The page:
While undoubtedly the most popular mall in Metro Vancouver, the Metropolis at Metrotown may be torn down in the future.
Burnaby city council announced last year that the mall’s demolition was part of long-term plan. Specifically, the teardown is part of a massive vision to restructure the entire Metrotown area.
Indeed, the city centre is currently the most populated one in British Columbia after downtown Vancouver. Also, it is expected to grow more rapidly in the coming years. Over 125,000 new residents are set to move into the city in by 2041.
In turn, the restructuring is meant to accommodate this tremendous growth; however, residents are furious about the decision.
Efforts to Prevent Metrotown Demovictions
“The new plan will designate three thousand apartment units in Metrotown for rezoning by raising their legally allowable building heights from three to twelve (or more) stories. This Plan will demovict and displace more than 6,000 renters and further diminish the lower mainland’s shrinking rental stock by handing them over to condo development corporations for massive profit,” reads a campaign from Stop Displacement.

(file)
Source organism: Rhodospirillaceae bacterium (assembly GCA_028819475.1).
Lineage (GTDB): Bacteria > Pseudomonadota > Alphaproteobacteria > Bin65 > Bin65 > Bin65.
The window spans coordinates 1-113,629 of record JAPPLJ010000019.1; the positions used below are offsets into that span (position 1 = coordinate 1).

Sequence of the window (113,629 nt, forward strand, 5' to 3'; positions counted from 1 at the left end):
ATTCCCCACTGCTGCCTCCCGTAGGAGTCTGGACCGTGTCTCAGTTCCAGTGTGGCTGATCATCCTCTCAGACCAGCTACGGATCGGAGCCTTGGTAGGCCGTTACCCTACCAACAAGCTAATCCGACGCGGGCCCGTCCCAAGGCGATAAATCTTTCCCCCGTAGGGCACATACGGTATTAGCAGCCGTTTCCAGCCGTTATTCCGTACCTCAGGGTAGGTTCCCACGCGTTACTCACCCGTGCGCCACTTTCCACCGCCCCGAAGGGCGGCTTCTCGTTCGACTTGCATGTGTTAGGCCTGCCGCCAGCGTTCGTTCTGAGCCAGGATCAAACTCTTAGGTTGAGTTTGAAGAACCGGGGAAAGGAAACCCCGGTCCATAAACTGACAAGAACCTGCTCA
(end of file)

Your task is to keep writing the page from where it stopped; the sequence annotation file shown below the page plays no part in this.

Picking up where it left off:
Although these plans are disconcerting, the full timeline was expected to take up 40 years to fulfill. With that in mind, some recent decisions are putting pressure on locals.
On Monday, April 9th, applications were submitted to city council to build four high-rise residential buildings. They would be located at 4960 Bennet St., 5900 Olive Ave, the shared property of 6366 Cassie Ave, and on 6433 McKay Ave.
Mayor Derek Corrigan said that it was too early to decide, but that something would likely need to be done.
“It’s a situation that happens in all different areas, and you can stall development as we’ve done in Metrotown for many years, but it reaches a point where the buildings are basically dilapidated and the owners aren’t putting money into them, and there are choices to be made,” he told Burnaby Now.
Sadly, the new buildings require the demolition of old, residential apartments. These units were built in the 60s, and some of them are quite rundown. In turn, many of the tenants would not be able to afford higher rent that would be associated with the new luxury condominium.
These changes would also take place much sooner than the teardown at Metropolis, forcing the evictions to come much sooner than expected.
Do you think that the city should hold off on creating these new condos? Alternatively, how do you think the residents should be compensated?
Sound off in the comments below!
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